"Everyone’s a Winner”
Today I went for a ride with an old friend of mine – Jerry Lynch. Jerry is a sports psychologist who has worked with athletes in many different sports for decades. He is also an author (The Total Runner; Working Out, Working Within; Running Within; Tao Mentoring; The Tao of Fitness; TaoSport; and more). And he’s one hell of an athlete. In his 30s he ran sub-2:30 marathons and 31 minutes for 10k. Now at age 67 he is still trim and in great shape for both running and cycling.
As we rode we talked about what running was like 30 years ago. We agreed that in the late ‘70s and early ‘80s age-group running was primarily a performance sport. It’s not as much like that now. Runners then were focused on running as fast as they could no matter what the distance was. Marathoners were not considered to be any more of an athlete than someone who focused on 5k and 10k races. Distance wasn’t the issue. Time was.
Sometime in the late ‘80s that attitude began to change. By then the general public was becoming much more aware of running. And while the sport was becoming more widely accepted by “normal” people they didn’t fully understand it. For example, if you were at a party back then and you made some comment about being a runner you’d likely be asked if you had ever “jogged” the Boston Marathon. That was about all a non-runner knew about running (“jogging”) in those days. Answering “no” would produce an uncomfortable pause in the conversation and some how seemed to give the impression that you weren’t a “real” runner. So many otherwise contented 10k speedsters decided they had to run a marathon and qualify for Boston to be taken seriously.
This attitude led to a change in the sport of running. Longer events such as the marathon came to imply something macho. Real runners ran the marathon. Others who weren’t really runners did 5k and 10k races. Soon the trend was that everyone who ran had simply to finish a marathon. The marathon changed because of this attitude. Back in the early ‘80s at age 40 you could run a 2:50 marathon, finish in 12th place in your age group and not qualify for Boston. Today a 2:50 time would easily win the age group and place in the top 10 overall in a marathon of similar size.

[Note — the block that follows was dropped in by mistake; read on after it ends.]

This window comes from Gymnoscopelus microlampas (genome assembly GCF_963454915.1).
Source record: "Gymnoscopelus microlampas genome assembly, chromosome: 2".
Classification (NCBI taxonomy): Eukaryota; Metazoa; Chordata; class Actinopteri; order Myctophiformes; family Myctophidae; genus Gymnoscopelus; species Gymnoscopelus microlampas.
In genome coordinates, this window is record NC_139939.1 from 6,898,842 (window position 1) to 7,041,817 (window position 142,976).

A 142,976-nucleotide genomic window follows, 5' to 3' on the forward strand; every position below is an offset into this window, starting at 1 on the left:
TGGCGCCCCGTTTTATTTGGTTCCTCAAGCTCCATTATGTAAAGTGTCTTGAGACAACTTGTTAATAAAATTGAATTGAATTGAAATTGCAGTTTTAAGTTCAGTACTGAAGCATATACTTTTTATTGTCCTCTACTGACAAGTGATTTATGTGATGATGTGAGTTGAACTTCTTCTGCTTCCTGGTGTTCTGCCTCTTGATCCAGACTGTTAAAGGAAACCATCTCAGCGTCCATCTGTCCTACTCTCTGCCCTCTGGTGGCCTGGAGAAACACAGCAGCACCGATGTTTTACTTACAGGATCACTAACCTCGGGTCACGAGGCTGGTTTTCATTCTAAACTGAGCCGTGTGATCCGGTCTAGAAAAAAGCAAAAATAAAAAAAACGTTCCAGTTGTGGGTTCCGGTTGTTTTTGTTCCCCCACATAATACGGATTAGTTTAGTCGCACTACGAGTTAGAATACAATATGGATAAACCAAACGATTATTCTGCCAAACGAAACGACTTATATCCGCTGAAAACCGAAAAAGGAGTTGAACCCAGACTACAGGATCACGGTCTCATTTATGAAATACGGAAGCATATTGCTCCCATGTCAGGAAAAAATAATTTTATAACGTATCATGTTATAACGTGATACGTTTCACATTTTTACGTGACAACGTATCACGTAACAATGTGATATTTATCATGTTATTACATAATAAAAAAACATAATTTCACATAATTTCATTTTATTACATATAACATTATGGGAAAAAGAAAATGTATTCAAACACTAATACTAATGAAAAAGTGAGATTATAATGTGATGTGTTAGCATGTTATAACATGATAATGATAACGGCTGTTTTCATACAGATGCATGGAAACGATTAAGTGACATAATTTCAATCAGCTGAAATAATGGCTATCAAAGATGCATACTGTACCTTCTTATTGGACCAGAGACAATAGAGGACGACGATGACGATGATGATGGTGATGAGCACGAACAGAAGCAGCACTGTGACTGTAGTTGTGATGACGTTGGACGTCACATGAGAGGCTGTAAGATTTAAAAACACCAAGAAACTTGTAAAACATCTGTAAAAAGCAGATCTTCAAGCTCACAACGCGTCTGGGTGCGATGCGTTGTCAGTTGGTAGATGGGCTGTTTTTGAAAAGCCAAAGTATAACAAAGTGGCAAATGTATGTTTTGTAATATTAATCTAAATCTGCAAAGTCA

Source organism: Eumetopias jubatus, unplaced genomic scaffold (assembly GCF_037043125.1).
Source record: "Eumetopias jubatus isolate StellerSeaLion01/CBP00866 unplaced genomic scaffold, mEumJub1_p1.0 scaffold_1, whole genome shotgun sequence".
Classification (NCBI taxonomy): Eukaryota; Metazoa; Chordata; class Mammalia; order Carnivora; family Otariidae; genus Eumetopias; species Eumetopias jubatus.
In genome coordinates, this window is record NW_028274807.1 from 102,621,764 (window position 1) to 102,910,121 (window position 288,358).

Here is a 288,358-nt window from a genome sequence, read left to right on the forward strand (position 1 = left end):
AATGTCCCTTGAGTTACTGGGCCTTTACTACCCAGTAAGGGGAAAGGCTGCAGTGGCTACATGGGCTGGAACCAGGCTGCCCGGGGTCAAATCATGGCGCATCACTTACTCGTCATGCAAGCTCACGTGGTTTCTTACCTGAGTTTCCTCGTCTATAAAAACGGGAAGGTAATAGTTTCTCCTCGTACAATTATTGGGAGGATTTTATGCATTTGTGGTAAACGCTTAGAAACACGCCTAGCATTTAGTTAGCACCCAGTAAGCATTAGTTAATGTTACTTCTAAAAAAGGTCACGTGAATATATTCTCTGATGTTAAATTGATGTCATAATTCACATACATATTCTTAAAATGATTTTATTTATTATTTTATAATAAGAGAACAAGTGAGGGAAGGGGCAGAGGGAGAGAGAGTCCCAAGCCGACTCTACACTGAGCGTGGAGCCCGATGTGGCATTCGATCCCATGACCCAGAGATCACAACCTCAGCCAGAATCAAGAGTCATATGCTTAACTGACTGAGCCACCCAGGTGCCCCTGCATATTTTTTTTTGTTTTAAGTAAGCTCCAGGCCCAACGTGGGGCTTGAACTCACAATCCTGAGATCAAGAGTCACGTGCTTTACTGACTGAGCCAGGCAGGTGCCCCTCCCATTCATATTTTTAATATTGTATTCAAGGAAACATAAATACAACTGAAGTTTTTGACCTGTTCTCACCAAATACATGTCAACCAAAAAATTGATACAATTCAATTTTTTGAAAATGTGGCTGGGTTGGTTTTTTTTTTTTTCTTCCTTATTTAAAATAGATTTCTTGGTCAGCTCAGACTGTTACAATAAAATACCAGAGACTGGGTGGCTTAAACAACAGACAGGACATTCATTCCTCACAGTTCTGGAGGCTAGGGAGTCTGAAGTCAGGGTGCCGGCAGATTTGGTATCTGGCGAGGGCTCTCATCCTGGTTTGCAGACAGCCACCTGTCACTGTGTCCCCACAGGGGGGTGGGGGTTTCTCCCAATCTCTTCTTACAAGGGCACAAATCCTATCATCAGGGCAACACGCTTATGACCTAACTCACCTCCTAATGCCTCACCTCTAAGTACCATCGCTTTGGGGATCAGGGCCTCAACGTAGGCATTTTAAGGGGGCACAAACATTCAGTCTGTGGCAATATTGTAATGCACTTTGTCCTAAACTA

Overall, the times for age groupers have gotten slower, it seems. The slower age group times also reflect a changed attitude among those who run marathons. The sport for most age groupers has become a social activity rather than a performance challenge. Finishing times are not an issue any more; finishing is the whole thing. “Everyone is a winner,” permeates the sport.
Maybe that change is good. Focusing one’s life on race times probably isn’t very healthy. But then I’m not sure that walking a marathon establishes much either. I kind of liked it when a fast 5k was every bit as acceptable as a marathon finish.
I’m seeing the same change starting in triathlon. It used to be that a fast Olympic-distance race was considered quite an accomplishment. Now it pales by comparison with the Ironman. Ironman has become such a force in the sport that you aren’t considered a “real” triathlete unless you’ve done one, or, better yet, finished Ironman Hawaii. I seldom come across a triathlete any more who isn’t at least thinking about doing an Ironman in the not-too-distant future.
I also come across people who have never done a triathlon at any distance and are contemplating doing an Ironman as their first race. There’s no concern for how fast they might go. It’s just get to the finish line so they can hear those magic words, “You’re now an Ironman.” Then they can get a tattoo on the ankle, I guess.
Most “normal” people have no idea what it takes to even finish an Ironman. They see TV coverage and it looks so easy. Of course, the pros in any sport will make it look easy. It isn’t. Most people couldn’t sit in front of their televisions for 17 hours let alone swim, bike and run that long. Most are doomed to failure by starting at this distance. It would be better had they started with a sprint and five years later did an Ironman. But that’s too time-consuming for people today, it seems.
Our fascination with long-distance events concerns me. I don’t think it’s good for the future of any endurance sport when going slowly for a long time just so one can cross the finish line is held in higher regard than going very fast for a short distance. The person who starts out with an Ironman will likely have a very short triathlon career. Then what? Three-day adventure races? And after a couple of those what’s next?
Perhaps I’ve become an old curmudgeon who longs for the good, old days when distance wasn’t the key issue; speed was. Of course, there will always be athletes who strive to see how fast they can go at short distances. But they seem to be a slowly diminishing breed of endurance athlete. One good thing I see about this shift in attitude in sport is that it encourages more people to participate. Finishing is a lot less challenging than going fast.